With a leap of faith like that, you can simply discount everything they say as foolishness. Isn’t that exactly what Paul said the wise of this world do when facing clear evidence for design? Professing themselves to be wise, they became fools. These two fallible men know fully well how designed the universe is:
The precise numerical values of these constants determine much of the physics of our universe and pose a double conundrum for physicists and philosophers. First, the values have a high degree of arbitrariness: they are dimensionless parameters that range over eight orders of magnitude, for no known reason. Second, it is generally acknowledged that even rather small modifications to some of these values would lead to universes that are vastly less complex than our own.…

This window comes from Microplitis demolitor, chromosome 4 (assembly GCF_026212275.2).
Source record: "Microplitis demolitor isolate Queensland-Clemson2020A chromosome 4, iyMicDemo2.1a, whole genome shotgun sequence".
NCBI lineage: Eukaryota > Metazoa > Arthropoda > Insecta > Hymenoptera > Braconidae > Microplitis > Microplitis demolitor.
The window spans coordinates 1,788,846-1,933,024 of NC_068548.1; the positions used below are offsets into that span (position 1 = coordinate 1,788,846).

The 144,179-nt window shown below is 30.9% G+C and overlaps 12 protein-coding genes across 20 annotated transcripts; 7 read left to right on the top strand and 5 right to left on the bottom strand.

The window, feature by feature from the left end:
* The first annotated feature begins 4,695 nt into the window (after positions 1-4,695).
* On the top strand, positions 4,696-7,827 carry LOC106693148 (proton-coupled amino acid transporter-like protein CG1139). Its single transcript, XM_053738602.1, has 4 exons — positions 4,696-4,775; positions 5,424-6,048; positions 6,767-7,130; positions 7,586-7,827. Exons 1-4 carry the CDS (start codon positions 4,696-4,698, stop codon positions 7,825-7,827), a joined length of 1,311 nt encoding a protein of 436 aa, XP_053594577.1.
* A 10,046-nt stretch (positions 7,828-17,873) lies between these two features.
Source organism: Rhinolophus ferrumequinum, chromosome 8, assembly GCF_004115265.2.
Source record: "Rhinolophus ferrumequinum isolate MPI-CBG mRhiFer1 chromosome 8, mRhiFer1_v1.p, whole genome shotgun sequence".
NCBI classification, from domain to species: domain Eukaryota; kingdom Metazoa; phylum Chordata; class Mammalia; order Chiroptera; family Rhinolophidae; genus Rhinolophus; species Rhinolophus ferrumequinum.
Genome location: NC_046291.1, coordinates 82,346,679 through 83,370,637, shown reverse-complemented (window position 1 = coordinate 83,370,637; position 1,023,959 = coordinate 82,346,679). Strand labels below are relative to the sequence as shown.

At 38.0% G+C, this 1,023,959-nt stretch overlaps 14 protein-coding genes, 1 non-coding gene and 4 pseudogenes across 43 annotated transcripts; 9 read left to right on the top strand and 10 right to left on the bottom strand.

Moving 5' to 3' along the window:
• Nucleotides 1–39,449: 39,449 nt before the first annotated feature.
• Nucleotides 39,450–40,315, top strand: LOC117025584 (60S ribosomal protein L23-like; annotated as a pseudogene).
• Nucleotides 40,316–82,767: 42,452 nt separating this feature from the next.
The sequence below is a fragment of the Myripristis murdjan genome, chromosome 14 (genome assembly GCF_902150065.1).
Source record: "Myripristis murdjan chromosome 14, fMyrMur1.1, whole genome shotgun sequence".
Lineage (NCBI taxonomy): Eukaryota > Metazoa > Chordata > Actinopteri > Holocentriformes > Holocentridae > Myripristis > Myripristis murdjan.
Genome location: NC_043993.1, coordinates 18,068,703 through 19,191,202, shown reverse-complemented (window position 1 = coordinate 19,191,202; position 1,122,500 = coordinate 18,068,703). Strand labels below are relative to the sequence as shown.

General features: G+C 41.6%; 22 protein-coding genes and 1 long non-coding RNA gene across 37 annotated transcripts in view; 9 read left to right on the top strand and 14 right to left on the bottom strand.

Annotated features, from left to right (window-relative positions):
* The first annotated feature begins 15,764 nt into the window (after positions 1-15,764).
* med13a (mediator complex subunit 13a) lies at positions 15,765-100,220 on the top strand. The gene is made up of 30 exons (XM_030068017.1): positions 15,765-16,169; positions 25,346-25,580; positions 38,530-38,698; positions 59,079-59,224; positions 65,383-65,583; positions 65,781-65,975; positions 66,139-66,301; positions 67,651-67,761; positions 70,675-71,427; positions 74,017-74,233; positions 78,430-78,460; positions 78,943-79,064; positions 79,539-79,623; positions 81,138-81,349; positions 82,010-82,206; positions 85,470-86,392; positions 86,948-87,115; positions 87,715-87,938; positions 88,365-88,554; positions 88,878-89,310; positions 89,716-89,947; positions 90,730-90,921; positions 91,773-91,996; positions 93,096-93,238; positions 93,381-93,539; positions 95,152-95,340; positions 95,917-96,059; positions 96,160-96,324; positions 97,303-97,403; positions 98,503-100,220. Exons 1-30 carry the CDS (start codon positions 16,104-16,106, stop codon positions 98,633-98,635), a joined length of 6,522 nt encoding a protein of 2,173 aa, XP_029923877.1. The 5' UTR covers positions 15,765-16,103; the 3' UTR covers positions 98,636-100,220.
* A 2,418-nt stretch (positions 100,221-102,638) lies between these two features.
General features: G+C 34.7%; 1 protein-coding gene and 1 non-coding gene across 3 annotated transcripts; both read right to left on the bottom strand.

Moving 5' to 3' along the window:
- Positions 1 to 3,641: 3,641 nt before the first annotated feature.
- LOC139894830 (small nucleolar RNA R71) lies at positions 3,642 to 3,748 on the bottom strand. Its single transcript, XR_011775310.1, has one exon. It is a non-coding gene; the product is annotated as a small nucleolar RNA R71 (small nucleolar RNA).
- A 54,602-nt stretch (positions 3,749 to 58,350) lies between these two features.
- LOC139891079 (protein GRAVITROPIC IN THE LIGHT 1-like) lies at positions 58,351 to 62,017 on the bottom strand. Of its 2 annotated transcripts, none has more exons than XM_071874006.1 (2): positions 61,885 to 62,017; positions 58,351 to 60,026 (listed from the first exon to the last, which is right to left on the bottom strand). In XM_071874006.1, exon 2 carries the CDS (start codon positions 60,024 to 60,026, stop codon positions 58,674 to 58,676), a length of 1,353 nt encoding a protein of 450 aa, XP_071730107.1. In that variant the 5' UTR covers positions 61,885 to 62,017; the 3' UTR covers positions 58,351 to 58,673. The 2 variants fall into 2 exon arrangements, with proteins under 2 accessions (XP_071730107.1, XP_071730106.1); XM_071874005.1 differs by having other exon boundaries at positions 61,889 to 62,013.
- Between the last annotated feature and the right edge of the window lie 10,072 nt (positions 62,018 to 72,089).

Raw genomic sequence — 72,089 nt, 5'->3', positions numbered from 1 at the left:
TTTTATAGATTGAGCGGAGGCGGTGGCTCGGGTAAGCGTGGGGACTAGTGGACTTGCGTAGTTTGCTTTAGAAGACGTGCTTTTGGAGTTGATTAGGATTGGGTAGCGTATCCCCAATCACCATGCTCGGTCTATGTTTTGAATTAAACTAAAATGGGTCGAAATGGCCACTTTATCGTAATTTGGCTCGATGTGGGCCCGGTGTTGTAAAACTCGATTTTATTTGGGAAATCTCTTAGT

No known reason? Here you witnessed a willful escape from reason. Because they stubbornly refuse to consider actual design by a designing intelligence, they would rather leap into absurdity, using their God-given talents for abstract reasoning to manipulate numbers that exclude the obvious out of existence in a fantasy multiverse of their own imagination. It’s just what Paul said: “For what can be known about God is plain to them, because God has shown it to them. For his invisible attributes, namely, his eternal power and divine nature, have been clearly perceived, ever since the creation of the world, in the things that have been made. So they are without excuse. For although they knew God, they did not honor him as God or give thanks to him, but they became futile in their thinking, and their foolish hearts were darkened.” (Romans 1:19–21). Futile thinking implies the self-refuting fallacy. By thinking their own reason emerged from a mindless cosmos, Gardner and Conlon just undermined its validity. Such thinking deserves pity, not funding from the Royal Society, whose founders believed design came from the Designer about whom Paul wrote. Today’s members honor fools by publishing their folly.